AFP

RIO DE JANEIRO

Nobel prize week can prompt uncomfortable soul-searching at universities in Latin America, which has produced relatively few winners in the sciences - a symptom, experts say, of the region’s struggles in higher education.

Latin America’s universities are often overcrowded, underfunded institutions where most professors do not have doctoral degrees and many students end up dropping out. After increasing investment in higher education over the past two decades, the region has more than doubled enrollment and increased its production of scientific papers more than six-fold, to 4.3 percent of world output.

‘But the bad news is that the quantity has not necessarily been accompanied by quality,’ said Jorge Balan, an Argentine sociologist and higher education specialist at Columbia University in New York. ‘We have more scientists than in the past, more full-time university faculty, faculty which is better prepared, and their production has increased. But the quality of research is not as good in international terms.’ Latin America’s universities are largely absent from world rankings, and those that do make the cut come in far from the top. In the most recent Times Higher Education rankings, no Latin American university made the top 200. The best ranked, the University of Sao Paulo in Brazil, made the top 225 but came in behind institutions in other emerging markets like Russia, South Africa and Turkey. And few Latin American researchers have gained international recognition at the highest levels.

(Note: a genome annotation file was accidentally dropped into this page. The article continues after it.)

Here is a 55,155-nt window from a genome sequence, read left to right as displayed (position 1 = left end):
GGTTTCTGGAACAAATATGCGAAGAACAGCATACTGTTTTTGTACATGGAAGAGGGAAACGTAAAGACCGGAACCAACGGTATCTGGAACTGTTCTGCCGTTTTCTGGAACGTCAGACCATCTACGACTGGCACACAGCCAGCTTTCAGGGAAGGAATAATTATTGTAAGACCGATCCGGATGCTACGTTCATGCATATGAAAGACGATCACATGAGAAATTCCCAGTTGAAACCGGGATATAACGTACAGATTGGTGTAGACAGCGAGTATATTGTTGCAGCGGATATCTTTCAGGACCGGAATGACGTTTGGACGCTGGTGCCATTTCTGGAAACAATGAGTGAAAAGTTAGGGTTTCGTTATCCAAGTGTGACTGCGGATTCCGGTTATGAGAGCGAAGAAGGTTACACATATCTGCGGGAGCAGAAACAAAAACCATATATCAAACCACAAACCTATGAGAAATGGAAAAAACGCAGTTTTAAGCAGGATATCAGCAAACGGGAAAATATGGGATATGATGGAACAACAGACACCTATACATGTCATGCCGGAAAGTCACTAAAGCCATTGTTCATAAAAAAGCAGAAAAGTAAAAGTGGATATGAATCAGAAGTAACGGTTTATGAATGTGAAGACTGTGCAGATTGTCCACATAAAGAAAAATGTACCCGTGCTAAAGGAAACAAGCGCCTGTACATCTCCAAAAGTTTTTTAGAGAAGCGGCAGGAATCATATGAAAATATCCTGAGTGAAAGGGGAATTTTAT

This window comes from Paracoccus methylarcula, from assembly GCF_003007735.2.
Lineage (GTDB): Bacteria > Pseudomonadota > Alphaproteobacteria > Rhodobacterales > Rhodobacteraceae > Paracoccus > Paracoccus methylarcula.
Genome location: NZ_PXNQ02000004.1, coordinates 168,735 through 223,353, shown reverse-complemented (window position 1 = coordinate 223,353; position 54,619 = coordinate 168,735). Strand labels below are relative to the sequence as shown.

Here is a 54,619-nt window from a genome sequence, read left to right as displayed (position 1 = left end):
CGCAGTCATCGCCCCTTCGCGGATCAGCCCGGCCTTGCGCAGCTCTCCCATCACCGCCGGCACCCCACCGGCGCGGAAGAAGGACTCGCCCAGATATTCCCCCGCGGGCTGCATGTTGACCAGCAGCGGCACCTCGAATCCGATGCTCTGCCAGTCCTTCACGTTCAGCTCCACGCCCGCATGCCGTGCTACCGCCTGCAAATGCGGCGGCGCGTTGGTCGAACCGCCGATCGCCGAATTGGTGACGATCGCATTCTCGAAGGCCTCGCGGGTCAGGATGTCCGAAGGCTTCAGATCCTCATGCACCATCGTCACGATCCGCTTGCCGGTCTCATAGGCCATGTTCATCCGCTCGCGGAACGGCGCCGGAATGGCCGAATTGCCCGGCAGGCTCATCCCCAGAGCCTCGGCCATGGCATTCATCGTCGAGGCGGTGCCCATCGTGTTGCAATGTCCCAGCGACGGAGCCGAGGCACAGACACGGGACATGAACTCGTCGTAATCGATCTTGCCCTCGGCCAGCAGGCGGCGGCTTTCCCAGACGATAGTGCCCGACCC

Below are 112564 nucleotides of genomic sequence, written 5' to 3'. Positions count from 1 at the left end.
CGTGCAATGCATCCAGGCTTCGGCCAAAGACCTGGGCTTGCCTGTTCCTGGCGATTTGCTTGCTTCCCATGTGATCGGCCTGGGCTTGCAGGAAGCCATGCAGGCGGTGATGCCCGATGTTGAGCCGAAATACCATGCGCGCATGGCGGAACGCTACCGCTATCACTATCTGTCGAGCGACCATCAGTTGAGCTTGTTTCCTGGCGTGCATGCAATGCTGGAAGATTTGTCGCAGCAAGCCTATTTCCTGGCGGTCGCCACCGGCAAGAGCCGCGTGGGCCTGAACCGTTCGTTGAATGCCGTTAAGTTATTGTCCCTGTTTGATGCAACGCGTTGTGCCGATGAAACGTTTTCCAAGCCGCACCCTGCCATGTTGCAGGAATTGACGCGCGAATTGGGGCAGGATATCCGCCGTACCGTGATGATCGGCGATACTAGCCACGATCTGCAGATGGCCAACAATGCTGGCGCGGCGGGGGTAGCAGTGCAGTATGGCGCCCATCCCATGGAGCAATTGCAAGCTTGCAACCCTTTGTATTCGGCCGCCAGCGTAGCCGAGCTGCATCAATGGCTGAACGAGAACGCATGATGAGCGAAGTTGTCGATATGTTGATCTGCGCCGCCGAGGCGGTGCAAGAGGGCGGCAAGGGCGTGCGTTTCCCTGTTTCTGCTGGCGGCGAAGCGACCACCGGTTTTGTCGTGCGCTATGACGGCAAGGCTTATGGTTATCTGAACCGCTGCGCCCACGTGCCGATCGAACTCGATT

Latin Americans have won the Nobel peace and literature prizes 14 times, but just seven times in the fields of physics, chemistry, medicine and economics - a drought that has continued at this year’s Nobels, which wrap up Monday with the awarding of the Nobel Memorial Prize in Economic Sciences.

The brain drain also remains a problem for universities, with much of the best talent moving to Europe and the United States. Across the region, fewer than one in 10 university professors has a PhD.

‘In most of Latin America the academic profession is not a full-time profession.

Most of these folks are part-timers who get paid very little and who have other jobs to be able to make a living,’ said Philip Altbach, director of the Center for International Higher Education at Boston College. ‘You can’t build a top-flight university on the basis of part-time faculty. That’s kind of an iron law. You can’t get around that.’